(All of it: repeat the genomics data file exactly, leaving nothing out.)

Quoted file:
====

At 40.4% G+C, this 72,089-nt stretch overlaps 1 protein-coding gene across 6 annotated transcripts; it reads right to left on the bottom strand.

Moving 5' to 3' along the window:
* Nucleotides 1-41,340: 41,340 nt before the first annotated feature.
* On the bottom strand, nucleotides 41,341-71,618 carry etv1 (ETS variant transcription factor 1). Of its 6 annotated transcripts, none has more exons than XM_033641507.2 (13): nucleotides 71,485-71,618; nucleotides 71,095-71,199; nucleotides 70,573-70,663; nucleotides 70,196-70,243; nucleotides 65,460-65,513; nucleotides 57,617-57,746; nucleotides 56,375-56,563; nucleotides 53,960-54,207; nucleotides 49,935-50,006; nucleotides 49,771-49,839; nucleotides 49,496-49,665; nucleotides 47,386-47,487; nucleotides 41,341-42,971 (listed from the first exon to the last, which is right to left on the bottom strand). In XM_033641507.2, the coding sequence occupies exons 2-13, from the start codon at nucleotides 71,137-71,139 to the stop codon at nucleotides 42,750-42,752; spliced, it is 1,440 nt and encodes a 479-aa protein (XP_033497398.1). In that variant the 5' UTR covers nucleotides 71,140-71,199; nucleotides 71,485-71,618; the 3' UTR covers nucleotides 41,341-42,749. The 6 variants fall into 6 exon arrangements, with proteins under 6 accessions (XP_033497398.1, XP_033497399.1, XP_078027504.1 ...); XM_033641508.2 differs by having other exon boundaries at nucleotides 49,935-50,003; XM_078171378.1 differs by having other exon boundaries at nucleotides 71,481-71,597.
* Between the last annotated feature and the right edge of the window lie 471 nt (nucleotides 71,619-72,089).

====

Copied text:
At 40.4% G+C, this 72,089-nt stretch overlaps 1 protein-coding gene across 6 annotated transcripts; it reads right to left on the bottom strand.

Moving 5' to 3' along the window:
* Nucleotides 1-41,340: 41,340 nt before the first annotated feature.
* On the bottom strand, nucleotides 41,341-71,618 carry etv1 (ETS variant transcription factor 1). Of its 6 annotated transcripts, none has more exons than XM_033641507.2 (13): nucleotides 71,485-71,618; nucleotides 71,095-71,199; nucleotides 70,573-70,663; nucleotides 70,196-70,243; nucleotides 65,460-65,513; nucleotides 57,617-57,746; nucleotides 56,375-56,563; nucleotides 53,960-54,207; nucleotides 49,935-50,006; nucleotides 49,771-49,839; nucleotides 49,496-49,665; nucleotides 47,386-47,487; nucleotides 41,341-42,971 (listed from the first exon to the last, which is right to left on the bottom strand). In XM_033641507.2, the coding sequence occupies exons 2-13, from the start codon at nucleotides 71,137-71,139 to the stop codon at nucleotides 42,750-42,752; spliced, it is 1,440 nt and encodes a 479-aa protein (XP_033497398.1). In that variant the 5' UTR covers nucleotides 71,140-71,199; nucleotides 71,485-71,618; the 3' UTR covers nucleotides 41,341-42,749. The 6 variants fall into 6 exon arrangements, with proteins under 6 accessions (XP_033497398.1, XP_033497399.1, XP_078027504.1 ...); XM_033641508.2 differs by having other exon boundaries at nucleotides 49,935-50,003; XM_078171378.1 differs by having other exon boundaries at nucleotides 71,481-71,597.
* Between the last annotated feature and the right edge of the window lie 471 nt (nucleotides 71,619-72,089).